Dear Jeff Atwood,

For seven or eight years you have unwittingly been a mentor of mine. So I guess it is your fault that I still suck… But at least I now suck in public. Nervous Laughter. Opening a fan letter with obscure in-jokes? Risky. But stick with it, I hope this letter instills you with a little extra motivation. Your blog has given me plenty of motivation over the years, so it is way overdue that I try and repay some of that debt.

This talk you gave in 2012 is brilliant. You managed to distil decades of writing articles and software into a concentrated 25 minute hit of your ethos. I still re-watch it, especially when I have utterly sucked and got kicked in the guts by my own mistakes. I didn’t intend for this to be a confessional, but yeah. It is normal for developers to watch this talk while crying and eating ice cream… Right?

A photo of a software developer crying and eating ice cream while watching how to stop sucking and be awesome instead.

Woah. Oversharing. Actually, that brings me to the other thing I always enjoy about your work. You never seem to take yourself too seriously. There is always plenty of room for a joke. As someone who enjoys the Jeff Atwood experience over the Internet, this humour imbues your avatar with humanity. One of many skills that allows your personality to survive the transmogrification into the digital world. A process, which for most is brutally dehumanising. No matter where you lurk on the Internet, it is clear. “Hi. I’m Jeff and I am an actual living, breathing person.”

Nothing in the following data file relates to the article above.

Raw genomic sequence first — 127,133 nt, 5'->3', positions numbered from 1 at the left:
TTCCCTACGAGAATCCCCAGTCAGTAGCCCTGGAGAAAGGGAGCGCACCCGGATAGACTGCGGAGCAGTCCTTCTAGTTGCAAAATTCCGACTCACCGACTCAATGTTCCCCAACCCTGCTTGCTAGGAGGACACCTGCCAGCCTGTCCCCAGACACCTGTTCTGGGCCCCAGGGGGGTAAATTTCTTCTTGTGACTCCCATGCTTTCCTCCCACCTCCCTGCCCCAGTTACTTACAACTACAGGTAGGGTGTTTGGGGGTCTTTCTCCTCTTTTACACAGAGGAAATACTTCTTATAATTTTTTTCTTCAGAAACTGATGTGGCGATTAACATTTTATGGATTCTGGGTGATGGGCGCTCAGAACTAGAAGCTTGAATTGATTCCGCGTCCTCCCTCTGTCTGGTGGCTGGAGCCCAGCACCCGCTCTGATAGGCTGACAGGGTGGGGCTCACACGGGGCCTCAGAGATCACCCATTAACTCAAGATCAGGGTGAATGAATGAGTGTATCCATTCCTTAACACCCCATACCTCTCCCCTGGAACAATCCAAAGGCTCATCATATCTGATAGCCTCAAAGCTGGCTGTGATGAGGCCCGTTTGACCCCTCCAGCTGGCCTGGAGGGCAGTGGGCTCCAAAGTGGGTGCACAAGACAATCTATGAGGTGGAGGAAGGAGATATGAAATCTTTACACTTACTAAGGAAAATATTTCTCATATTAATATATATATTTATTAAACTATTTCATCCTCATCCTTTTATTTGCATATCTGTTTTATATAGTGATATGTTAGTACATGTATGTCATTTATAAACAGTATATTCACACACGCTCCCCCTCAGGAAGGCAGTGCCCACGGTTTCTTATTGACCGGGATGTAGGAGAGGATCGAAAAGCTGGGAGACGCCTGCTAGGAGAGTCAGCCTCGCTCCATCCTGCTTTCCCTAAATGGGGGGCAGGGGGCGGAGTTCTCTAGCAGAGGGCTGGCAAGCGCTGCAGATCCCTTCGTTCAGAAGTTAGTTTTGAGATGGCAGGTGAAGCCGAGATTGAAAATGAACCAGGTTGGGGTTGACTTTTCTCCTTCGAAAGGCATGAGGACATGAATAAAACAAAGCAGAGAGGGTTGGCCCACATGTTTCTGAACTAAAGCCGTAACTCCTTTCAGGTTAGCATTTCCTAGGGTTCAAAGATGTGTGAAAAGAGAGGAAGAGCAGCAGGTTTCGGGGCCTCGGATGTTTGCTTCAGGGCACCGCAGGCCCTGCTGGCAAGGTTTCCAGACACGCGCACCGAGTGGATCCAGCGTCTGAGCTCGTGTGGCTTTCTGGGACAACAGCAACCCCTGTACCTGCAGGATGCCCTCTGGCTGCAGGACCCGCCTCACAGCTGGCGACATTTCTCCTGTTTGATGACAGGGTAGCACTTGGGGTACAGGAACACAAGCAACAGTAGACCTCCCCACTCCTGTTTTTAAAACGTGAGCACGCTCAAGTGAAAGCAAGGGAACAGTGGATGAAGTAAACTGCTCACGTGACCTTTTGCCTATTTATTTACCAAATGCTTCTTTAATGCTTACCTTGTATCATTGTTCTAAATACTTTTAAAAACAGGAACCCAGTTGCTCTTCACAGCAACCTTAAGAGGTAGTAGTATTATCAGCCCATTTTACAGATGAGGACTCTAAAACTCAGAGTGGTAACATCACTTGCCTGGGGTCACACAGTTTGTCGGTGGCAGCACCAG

I like how your mega projects are about empowering others with similar skills. Making social interactions function on the Internet in a similar way as they do in the analog world. You don’t need to take a long trawl through comments on YouTube to realise that this is long overdue.

I’m really happy to see you continue along this path with Discourse after leaving StackOverflow.

 

 

So thank you. Your the reason why I’m not afraid of falling over in public anymore. Your blog has inspired a few of my projects, and also into taking the leap of choosing my own adventure.

Love,

Clinton Freeman.

P.S. Appologies that this website ended up so much like yours asthetically. It wasn’t a conscious decision. Well some of it was directly inspired. But I just kept removing things that obscured content and ended up in a similar place. I guess reading a website for almost a decade rubs off in more ways than you realise.